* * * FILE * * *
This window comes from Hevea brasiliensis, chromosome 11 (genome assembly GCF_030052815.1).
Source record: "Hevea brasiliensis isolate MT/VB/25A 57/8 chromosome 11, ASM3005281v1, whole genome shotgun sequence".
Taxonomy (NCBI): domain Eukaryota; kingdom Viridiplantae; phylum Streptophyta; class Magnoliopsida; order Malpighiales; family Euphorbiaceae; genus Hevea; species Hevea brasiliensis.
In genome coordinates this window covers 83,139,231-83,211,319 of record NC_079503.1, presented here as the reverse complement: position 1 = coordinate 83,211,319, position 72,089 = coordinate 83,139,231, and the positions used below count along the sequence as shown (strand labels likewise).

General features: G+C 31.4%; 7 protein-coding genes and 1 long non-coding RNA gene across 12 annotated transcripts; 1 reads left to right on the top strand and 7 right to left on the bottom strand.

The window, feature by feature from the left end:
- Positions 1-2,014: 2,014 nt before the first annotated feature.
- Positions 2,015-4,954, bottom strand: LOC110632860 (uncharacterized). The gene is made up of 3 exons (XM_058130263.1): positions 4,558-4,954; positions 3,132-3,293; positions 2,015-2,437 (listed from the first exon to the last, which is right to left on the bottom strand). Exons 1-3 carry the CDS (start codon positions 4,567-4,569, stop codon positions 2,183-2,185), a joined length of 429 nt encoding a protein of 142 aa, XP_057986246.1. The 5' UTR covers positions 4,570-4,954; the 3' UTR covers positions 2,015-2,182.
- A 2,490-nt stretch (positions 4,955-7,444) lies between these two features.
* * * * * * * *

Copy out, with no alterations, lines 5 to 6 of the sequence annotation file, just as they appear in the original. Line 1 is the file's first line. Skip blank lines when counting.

General features: G+C 31.4%; 7 protein-coding genes and 1 long non-coding RNA gene across 12 annotated transcripts; 1 reads left to right on the top strand and 7 right to left on the bottom strand.

The window, feature by feature from the left end: